Today, most of the northern half of South Dakota is hunkered down mid-blizzard. I-29 is closed from Watertown north, into North Dakota. It’s the last day of February—practically spring already—and I guess Jack Blizzard wanted to make this leap day extra special, lest we let down our prairie guard too soon. Here in the southeast corner of the state, we have only a little dusting of snow, but the 35-mph winds whip it into the air, turning our little farmyard all grey and blizzardy. I have a pile of papers to grade, but thankfully, I don’t have to leave home today, so it’s a delicious, woodstove-fired, coffee-fueled, tucked-in day.
And speaking of coffee, part of my utter joy at staying home stems from long, lingering, pajama’ed coffee mornings. You can read about the coffee origin myth, and my own re-discovery of the magic brew during my college years, on this previous blog post: http://uncanneryrow.blogspot.com/2008/10/blog-post.html
But my obsession with coffee goes back much further. When I was in 3rd grade at Florence School in Omaha, Al Vaccaro dared me to eat a whole clove of raw garlic. I felt compelled to take the dare, both because Al was my boyfriend and often brought me snapdragons to school (making Lori Boonstra, my arch nemesis, gloriously jealous), and because, well, I’ve been a rebel from the get-go. It didn’t take Mrs. Lindsay, my teacher, long to discover the shenanigans. She marched me to the cafeteria, where the Evil Lunch Lady made me chew up a few…my life will all make sense to you now…coffee beans!
Lunch Lady’s evil deed was designed to override my garlic-breath, but what it actually did was to set me on a path that would eventually become my passion. My kitchen is decorated in "coffee kitsch;" I own every kind of coffee apparati made (Bunn auto drip, Moka espresso pot, French presses, Melitta, etc.); I have a potted Arabica plant in my greenhouse; I collect coffee cookbooks; my anniversary present from Ray was a burr coffee grinder, for which he scored major partner points; my entire wardrobe is various shades of brown and black. As the song goes, “I love the java jive, and it loves me.”
So I’m settling in today with my second pot of elixir, and I thought I’d offer a bit more coffee lore to warm up this snowy South Dakota day…
Today, nearly half of the coffee plants in existence are the progeny of one tree that was smuggled into Martinique by a French soldier in the 18th century.
The coffee beans we know & adore are the pits of a cherry-like fruit that grow on evergreen trees. Coffee trees (cultivated to grow only 10 feet high for easier picking) cannot tolerate frost, and they prefer volcanic soil, indirect sunlight, and high altitude. The higher the altitude, the better the coffee. The annual yield of a coffee tree is about a pound of beans.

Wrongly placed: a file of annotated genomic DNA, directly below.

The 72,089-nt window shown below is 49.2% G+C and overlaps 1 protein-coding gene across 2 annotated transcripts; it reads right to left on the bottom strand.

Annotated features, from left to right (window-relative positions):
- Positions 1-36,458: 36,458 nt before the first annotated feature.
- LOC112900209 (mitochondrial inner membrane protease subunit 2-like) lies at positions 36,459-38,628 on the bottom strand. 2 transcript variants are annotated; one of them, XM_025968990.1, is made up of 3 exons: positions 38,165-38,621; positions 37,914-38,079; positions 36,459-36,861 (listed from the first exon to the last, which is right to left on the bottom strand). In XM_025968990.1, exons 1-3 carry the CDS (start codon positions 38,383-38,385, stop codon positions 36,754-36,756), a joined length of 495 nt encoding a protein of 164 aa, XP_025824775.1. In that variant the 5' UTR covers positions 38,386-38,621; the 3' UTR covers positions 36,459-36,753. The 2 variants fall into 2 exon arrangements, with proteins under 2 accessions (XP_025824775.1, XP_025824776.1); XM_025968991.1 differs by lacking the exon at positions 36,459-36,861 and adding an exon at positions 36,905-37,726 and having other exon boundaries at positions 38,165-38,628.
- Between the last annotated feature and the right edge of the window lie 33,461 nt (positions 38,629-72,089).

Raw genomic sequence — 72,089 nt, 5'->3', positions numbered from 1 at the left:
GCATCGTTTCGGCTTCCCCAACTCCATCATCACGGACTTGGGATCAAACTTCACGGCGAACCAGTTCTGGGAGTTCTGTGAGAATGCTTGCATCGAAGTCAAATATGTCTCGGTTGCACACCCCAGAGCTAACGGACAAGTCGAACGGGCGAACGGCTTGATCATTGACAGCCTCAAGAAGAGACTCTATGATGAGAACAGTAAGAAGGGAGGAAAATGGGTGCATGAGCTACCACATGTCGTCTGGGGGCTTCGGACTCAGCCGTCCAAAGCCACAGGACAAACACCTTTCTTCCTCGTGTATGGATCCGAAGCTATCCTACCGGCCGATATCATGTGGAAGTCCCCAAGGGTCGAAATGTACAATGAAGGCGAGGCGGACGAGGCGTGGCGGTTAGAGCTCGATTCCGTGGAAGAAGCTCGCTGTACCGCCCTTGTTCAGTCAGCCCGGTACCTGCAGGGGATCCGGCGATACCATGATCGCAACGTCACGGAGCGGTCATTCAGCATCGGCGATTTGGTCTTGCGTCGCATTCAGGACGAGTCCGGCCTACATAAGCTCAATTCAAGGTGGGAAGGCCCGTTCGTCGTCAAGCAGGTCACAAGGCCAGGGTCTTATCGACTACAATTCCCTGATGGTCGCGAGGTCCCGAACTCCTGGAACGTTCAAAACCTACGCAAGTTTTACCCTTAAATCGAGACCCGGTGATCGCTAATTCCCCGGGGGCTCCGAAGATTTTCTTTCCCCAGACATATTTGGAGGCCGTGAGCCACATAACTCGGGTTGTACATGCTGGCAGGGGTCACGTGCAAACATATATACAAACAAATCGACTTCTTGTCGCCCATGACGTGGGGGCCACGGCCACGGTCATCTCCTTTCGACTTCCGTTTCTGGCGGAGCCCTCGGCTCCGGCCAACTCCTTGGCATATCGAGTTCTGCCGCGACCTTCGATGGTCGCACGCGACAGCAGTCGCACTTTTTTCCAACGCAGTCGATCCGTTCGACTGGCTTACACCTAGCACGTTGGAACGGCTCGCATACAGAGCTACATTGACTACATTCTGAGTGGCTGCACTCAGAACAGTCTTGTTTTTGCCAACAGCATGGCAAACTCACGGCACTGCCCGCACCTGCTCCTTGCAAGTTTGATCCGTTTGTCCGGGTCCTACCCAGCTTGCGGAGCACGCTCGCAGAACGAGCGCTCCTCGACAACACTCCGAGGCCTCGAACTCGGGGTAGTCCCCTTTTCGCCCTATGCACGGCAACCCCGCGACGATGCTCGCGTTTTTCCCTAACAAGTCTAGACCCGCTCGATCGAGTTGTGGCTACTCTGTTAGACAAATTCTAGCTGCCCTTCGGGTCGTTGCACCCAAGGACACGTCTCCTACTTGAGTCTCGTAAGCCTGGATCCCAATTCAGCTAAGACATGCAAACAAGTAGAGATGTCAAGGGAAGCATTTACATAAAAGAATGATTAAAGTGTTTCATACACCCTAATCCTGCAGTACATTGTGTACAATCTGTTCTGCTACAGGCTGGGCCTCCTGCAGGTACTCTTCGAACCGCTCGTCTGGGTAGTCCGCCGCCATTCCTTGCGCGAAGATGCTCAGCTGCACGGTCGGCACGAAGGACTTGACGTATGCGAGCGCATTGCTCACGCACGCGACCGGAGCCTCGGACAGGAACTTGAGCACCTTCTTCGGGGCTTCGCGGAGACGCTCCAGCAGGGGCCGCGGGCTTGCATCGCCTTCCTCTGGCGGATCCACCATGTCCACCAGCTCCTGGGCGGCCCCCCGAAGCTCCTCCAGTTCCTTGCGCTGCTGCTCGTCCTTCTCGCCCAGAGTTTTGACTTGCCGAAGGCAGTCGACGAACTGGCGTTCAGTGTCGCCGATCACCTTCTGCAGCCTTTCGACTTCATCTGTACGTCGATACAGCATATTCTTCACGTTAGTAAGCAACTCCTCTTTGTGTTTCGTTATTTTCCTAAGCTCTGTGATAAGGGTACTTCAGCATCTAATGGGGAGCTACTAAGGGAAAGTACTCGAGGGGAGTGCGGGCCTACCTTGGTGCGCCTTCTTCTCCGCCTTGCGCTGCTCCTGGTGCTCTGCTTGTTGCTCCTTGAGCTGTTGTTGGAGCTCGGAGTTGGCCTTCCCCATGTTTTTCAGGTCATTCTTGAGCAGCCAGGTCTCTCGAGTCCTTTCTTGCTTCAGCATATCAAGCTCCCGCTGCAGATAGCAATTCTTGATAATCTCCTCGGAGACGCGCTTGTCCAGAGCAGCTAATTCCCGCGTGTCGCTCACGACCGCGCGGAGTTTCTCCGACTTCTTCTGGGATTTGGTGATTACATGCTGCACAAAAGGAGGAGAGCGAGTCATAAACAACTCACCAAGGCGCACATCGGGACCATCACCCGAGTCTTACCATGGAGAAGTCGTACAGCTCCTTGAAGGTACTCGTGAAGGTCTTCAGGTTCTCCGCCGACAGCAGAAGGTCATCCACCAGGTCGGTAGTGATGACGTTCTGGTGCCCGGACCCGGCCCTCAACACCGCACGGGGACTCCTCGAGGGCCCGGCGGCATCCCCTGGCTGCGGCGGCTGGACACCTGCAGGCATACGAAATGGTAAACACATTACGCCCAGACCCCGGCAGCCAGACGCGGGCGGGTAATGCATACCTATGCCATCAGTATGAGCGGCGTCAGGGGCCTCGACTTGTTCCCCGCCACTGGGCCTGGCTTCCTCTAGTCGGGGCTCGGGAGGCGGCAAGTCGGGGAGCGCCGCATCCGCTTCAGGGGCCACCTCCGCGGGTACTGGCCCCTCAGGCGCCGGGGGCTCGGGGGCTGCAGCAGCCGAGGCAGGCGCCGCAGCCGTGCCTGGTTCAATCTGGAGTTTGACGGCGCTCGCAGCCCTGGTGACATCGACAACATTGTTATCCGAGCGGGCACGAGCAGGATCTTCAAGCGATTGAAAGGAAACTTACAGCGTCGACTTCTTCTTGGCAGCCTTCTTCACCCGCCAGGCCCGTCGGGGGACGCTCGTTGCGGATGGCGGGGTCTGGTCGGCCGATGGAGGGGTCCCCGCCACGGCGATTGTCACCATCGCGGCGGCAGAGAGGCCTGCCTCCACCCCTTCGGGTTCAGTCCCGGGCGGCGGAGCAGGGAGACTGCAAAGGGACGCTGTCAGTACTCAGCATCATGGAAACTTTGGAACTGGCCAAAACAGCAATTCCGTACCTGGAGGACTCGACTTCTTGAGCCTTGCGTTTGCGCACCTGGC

There are only two species of coffee, Arabica and Robusta. Arabica is the stuff most of us drink. Robusta is generally lower in flavor acids and higher in caffeine but is sometimes mixed with Arabica to give the brew an extra caffeine kick.
Contrary to popular belief, the darker the roast, the less caffeine, since caffeine is broken down in the roasting process. Espresso roasts have the least caffeine.
Coffee is the second most widely used product in the world after oil. We drink 1400 million cups per day, and it’s the world’s most popular drink after water.
Coffee was declared illegal 3 times by 3 different cultures: (1) In Mecca during the 16th century; (2) By Charles the II in Europe; (3) By Fredrick the Great of Germany in 1677.
Medicinal Benefits – People who drink coffee have less colon cancer, Type II diabetes, Parkinson’s disease, gallstones, and cirrhosis of the liver. Coffee can protect your teeth from cavities, and it can help manage asthma and help stop an asthma attack in progress if no meds are available. People who smoke or drink alcohol and also drink coffee get some protection from liver and heart problems.
Other Coffee Uses – sprinkle used coffee grounds around your garden plants to stop snails and slugs, and to keep cats away from the garden. Coarsely ground coffee makes a good exfoliating facial scrub. Greasy pans can be cleaned with the leftover ground beans you used to scrub your face. Rubbing coffee beans between your hands for a few seconds will get rid of food prep odors, and you can suck on a coffee bean to freshen your breath (or chew a few, if you’re a daredevil 3rd-grader).